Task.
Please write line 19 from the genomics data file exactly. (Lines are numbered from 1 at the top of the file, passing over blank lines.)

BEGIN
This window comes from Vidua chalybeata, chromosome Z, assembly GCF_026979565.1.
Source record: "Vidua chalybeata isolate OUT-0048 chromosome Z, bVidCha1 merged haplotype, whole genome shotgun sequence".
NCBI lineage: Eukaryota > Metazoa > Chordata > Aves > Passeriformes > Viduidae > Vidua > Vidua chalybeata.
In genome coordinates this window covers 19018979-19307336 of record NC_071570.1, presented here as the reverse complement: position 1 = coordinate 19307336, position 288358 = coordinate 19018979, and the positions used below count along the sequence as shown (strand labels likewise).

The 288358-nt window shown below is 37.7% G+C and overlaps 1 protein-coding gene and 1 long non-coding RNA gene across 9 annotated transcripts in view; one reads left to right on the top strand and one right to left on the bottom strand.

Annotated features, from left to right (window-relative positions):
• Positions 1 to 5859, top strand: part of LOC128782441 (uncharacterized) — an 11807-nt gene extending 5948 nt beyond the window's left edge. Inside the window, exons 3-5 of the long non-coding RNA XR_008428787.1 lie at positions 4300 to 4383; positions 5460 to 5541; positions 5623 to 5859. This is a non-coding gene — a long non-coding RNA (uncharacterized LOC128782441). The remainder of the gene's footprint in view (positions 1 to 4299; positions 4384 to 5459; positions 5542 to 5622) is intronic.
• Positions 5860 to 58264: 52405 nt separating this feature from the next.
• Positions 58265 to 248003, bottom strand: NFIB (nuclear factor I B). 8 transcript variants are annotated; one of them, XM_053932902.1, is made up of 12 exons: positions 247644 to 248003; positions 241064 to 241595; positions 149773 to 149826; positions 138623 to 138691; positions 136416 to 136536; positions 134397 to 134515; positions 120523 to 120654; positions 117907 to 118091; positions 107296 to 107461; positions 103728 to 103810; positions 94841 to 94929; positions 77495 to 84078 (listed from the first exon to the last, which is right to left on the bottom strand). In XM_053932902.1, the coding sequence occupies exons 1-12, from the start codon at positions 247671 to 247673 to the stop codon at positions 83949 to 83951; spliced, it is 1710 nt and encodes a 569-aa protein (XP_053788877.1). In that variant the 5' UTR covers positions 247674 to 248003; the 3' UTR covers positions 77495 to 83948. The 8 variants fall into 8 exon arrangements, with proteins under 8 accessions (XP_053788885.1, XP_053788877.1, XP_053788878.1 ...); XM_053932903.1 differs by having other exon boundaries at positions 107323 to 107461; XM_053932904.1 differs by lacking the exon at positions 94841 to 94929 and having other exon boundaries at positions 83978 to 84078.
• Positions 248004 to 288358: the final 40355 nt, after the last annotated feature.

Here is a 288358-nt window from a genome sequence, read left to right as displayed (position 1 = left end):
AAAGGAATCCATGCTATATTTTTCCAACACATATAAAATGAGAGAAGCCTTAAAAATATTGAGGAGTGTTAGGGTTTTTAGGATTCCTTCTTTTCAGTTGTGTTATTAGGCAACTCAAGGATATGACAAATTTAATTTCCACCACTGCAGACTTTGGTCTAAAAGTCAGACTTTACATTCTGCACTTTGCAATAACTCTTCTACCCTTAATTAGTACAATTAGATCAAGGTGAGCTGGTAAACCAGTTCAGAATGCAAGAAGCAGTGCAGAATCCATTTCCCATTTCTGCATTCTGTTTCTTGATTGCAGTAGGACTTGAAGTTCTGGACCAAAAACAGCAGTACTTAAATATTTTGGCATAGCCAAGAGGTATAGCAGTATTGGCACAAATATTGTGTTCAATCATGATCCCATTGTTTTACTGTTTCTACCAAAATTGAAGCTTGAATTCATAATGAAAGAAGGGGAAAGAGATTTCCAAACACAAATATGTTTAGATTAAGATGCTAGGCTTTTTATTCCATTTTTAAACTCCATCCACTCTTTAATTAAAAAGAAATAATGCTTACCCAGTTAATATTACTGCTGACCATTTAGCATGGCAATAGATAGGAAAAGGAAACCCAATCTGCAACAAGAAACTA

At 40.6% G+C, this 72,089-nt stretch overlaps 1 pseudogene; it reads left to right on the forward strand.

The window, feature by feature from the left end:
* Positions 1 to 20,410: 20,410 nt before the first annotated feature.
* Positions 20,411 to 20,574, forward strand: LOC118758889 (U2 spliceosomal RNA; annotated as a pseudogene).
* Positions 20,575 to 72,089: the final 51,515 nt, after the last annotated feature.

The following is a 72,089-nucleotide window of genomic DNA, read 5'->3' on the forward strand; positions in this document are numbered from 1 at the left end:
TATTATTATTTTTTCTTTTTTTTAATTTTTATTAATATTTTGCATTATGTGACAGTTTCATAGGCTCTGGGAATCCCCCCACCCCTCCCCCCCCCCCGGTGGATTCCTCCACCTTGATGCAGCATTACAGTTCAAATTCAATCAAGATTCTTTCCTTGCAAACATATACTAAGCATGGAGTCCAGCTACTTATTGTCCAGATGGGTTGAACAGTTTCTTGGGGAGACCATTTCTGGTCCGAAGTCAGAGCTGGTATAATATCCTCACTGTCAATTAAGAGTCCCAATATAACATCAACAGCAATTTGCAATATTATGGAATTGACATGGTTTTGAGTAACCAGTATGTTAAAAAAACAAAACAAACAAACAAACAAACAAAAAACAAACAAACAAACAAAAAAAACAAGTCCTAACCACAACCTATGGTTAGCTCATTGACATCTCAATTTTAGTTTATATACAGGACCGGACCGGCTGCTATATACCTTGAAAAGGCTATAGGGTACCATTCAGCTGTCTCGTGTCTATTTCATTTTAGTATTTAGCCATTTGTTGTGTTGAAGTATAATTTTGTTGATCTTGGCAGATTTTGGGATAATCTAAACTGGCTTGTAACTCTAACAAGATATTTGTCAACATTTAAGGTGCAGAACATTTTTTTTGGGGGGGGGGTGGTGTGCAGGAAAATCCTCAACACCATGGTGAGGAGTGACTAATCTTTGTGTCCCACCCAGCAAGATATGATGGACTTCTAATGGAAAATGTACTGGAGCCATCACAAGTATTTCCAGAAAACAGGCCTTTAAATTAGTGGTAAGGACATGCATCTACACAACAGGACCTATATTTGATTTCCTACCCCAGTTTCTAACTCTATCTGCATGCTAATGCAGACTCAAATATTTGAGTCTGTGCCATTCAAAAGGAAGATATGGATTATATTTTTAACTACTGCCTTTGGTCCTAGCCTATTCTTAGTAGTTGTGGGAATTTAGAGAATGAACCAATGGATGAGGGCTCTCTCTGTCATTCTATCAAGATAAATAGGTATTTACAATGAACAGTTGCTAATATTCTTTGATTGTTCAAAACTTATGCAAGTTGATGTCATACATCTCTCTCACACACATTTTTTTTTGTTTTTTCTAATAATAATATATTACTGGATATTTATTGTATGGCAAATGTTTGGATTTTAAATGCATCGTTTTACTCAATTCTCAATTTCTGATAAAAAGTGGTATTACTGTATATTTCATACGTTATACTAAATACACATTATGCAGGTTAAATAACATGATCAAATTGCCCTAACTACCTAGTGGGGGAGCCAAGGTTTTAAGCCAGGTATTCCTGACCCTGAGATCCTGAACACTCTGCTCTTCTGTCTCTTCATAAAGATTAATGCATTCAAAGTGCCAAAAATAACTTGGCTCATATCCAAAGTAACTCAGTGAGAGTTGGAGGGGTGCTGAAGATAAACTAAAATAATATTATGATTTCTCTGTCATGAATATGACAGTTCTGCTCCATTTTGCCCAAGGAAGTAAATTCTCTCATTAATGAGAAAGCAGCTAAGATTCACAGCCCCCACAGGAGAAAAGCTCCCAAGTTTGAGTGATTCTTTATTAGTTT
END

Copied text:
TATTATTATTTTTTCTTTTTTTTAATTTTTATTAATATTTTGCATTATGTGACAGTTTCATAGGCTCTGGGAATCCCCCCACCCCTCCCCCCCCCCCGGTGGATTCCTCCACCTTGATGCAGCATTACAGTTCAAATTCAATCAAGATTCTTTCCTTGCAAACATATACTAAGCATGGAGTCCAGCTACTTATTGTCCAGATGGGTTGAACAGTTTCTTGGGGAGACCATTTCTGGTCCGAAGTCAGAGCTGGTATAATATCCTCACTGTCAATTAAGAGTCCCAATATAACATCAACAGCAATTTGCAATATTATGGAATTGACATGGTTTTGAGTAACCAGTATGTTAAAAAAACAAAACAAACAAACAAACAAACAAAAAACAAACAAACAAACAAAAAAAACAAGTCCTAACCACAACCTATGGTTAGCTCATTGACATCTCAATTTTAGTTTATATACAGGACCGGACCGGCTGCTATATACCTTGAAAAGGCTATAGGGTACCATTCAGCTGTCTCGTGTCTATTTCATTTTAGTATTTAGCCATTTGTTGTGTTGAAGTATAATTTTGTTGATCTTGGCAGATTTTGGGATAATCTAAACTGGCTTGTAACTCTAACAAGATATTTGTCAACATTTAAGGTGCAGAACATTTTTTTTGGGGGGGGGGTGGTGTGCAGGAAAATCCTCAACACCATGGTGAGGAGTGACTAATCTTTGTGTCCCACCCAGCAAGATATGATGGACTTCTAATGGAAAATGTACTGGAGCCATCACAAGTATTTCCAGAAAACAGGCCTTTAAATTAGTGGTAAGGACATGCATCTACACAACAGGACCTATATTTGATTTCCTACCCCAGTTTCTAACTCTATCTGCATGCTAATGCAGACTCAAATATTTGAGTCTGTGCCATTCAAAAGGAAGATATGGATTATATTTTTAACTACTGCCTTTGGTCCTAGCCTATTCTTAGTAGTTGTGGGAATTTAGAGAATGAACCAATGGATGAGGGCTCTCTCTGTCATTCTATCAAGATAAATAGGTATTTACAATGAACAGTTGCTAATATTCTTTGATTGTTCAAAACTTATGCAAGTTGATGTCATACATCTCTCTCACACACATTTTTTTTTGTTTTTTCTAATAATAATATATTACTGGATATTTATTGTATGGCAAATGTTTGGATTTTAAATGCATCGTTTTACTCAATTCTCAATTTCTGATAAAAAGTGGTATTACTGTATATTTCATACGTTATACTAAATACACATTATGCAGGTTAAATAACATGATCAAATTGCCCTAACTACCTAGTGGGGGAGCCAAGGTTTTAAGCCAGGTATTCCTGACCCTGAGATCCTGAACACTCTGCTCTTCTGTCTCTTCATAAAGATTAATGCATTCAAAGTGCCAAAAATAACTTGGCTCATATCCAAAGTAACTCAGTGAGAGTTGGAGGGGTGCTGAAGATAAACTAAAATAATATTATGATTTCTCTGTCATGAATATGACAGTTCTGCTCCATTTTGCCCAAGGAAGTAAATTCTCTCATTAATGAGAAAGCAGCTAAGATTCACAGCCCCCACAGGAGAAAAGCTCCCAAGTTTGAGTGATTCTTTATTAGTTT